It is alleged that £200,000 of the £350,000 transfer fee was passed to Hauge, but Clough said: "I've never met the agent. The only time I spoke to him on the telephone he was chuntering on about a problem with a work permit."
The deal was set up in October, 1992, while Clough was still in charge at the City Ground, but was only completed 12 months ago because of work permit problems - by which time Clough had retired.
Clough has already met with the three-man inquiry team to discuss allegations that he received a £50,000 "bung" when Teddy Sheringham joined Tottenham for £2.1m.
The Inland Revenue is not the only tax authority making inquiries into transfers. The Norwegians are looking at those involving Stig Inge Bjornebye (to Liverpool), Roger Nilsen (to Sheffield United) and Gunnar Halle (to Oldham).
England's love affair with the World Cup appears to be over as far as Ilie Dumitrescu is concerned, the Romanian putting in a transfer request which was promptly accepted by Gerry Francis, the Spurs manager. "Dumi", signed immediately after the American finals for £2.6m by Francis's predecessor, Ossie Ardiles, has never settled in the English game.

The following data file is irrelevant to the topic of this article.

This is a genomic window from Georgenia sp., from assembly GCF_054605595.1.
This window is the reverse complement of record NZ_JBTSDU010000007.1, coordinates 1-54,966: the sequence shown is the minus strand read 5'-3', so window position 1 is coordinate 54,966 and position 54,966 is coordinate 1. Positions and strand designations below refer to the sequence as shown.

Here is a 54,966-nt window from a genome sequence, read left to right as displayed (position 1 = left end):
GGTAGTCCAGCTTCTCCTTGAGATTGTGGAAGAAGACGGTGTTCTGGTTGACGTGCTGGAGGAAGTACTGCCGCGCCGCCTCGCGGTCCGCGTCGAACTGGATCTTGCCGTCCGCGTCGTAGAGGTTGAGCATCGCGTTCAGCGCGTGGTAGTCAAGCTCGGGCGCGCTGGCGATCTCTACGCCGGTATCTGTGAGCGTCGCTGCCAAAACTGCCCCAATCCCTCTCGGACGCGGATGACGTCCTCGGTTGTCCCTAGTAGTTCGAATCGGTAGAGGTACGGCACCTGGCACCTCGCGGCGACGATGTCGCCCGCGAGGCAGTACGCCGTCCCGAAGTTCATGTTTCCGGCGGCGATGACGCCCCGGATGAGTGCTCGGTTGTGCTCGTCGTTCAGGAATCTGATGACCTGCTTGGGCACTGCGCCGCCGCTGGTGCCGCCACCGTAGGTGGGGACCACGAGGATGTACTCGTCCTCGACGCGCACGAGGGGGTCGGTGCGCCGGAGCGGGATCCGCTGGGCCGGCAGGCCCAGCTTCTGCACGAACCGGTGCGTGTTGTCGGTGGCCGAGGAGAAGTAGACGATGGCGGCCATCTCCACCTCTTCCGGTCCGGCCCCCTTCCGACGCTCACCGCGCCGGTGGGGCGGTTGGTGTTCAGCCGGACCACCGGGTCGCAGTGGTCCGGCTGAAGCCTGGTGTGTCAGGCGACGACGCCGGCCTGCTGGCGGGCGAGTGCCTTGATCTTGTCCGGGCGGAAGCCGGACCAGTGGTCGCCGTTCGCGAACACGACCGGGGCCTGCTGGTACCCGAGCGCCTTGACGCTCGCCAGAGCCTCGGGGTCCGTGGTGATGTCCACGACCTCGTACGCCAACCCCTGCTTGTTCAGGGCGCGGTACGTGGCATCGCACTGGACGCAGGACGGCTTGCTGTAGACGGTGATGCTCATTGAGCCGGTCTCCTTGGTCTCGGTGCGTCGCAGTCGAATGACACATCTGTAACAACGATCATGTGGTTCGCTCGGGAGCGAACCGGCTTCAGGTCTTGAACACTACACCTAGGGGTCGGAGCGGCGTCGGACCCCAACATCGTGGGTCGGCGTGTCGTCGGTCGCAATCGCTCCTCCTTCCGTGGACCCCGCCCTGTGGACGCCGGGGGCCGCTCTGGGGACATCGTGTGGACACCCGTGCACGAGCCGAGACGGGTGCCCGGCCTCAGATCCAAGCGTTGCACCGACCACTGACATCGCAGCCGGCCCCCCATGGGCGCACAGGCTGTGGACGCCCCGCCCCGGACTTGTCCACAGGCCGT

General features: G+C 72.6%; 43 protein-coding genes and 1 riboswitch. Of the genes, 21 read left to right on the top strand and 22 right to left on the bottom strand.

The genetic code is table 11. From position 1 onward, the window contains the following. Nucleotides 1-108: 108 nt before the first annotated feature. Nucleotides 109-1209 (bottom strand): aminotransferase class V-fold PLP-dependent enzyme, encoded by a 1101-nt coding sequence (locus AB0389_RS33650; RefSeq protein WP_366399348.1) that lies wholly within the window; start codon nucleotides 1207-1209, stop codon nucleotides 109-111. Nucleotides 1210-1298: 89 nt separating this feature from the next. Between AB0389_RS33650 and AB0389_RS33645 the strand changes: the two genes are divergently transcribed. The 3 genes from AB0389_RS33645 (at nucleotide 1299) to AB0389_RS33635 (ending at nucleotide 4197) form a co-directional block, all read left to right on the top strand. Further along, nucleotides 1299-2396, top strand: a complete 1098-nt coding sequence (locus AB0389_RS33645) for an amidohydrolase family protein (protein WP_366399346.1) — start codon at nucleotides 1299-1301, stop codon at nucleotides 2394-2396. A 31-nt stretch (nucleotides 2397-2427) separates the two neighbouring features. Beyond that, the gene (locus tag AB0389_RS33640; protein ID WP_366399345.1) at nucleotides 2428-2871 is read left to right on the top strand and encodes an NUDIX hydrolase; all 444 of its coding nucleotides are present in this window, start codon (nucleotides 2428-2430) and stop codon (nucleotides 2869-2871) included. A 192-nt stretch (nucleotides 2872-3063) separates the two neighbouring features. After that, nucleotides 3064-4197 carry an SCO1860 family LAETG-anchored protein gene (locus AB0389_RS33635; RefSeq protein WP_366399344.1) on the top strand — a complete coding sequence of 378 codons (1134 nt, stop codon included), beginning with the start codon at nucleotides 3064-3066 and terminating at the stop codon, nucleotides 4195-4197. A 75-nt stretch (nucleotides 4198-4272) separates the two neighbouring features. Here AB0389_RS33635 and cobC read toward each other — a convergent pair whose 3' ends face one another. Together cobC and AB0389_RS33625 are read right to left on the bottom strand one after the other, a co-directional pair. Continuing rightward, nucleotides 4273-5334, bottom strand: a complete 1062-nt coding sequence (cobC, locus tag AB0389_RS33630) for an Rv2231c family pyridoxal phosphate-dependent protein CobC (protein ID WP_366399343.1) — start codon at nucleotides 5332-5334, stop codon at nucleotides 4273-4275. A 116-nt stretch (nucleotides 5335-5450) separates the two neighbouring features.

"If Ilie does go, I may have some money to strengthen the team in other areas [other than attack]. It was unfortunate for Ilie that I was left an imbalanced squad with some tremendous forwards."
Brian Little, the new Aston Villa manager, is close to getting just what he wants for Christmas: an injection of youth into his ageing side.
Having exchanged Guy Whittingham for Sheffield Wednesday's Ian Taylor, plus a £250,000 cash adjustment in the Yorkshire club's favour, he has homed in on Derby's Tommy Johnson, 23, and Gary Charles, 24, armed with a £3m cheque. In such hard times at the Baseball Ground, the manager, Roy McFarland, reluctantly confirmed that the interest had passed "the polite inquiry stage".
Luton, however, have flatly refused a £1m bid for their young striker, John Hartson, from Southampton, who may switch their attention to Bristol Rovers' Marcus Stewart.
Goodwill shown yesterday towards Leyton Orient, the impoverished Second Division club, may not last much longer than the festive season.
The Essex businessman, Phillip Wallace, who is also chairman of the Diadora League side, Borehamwood, warned that his assistance could only be short term because of the state of the club's finances.Reuse content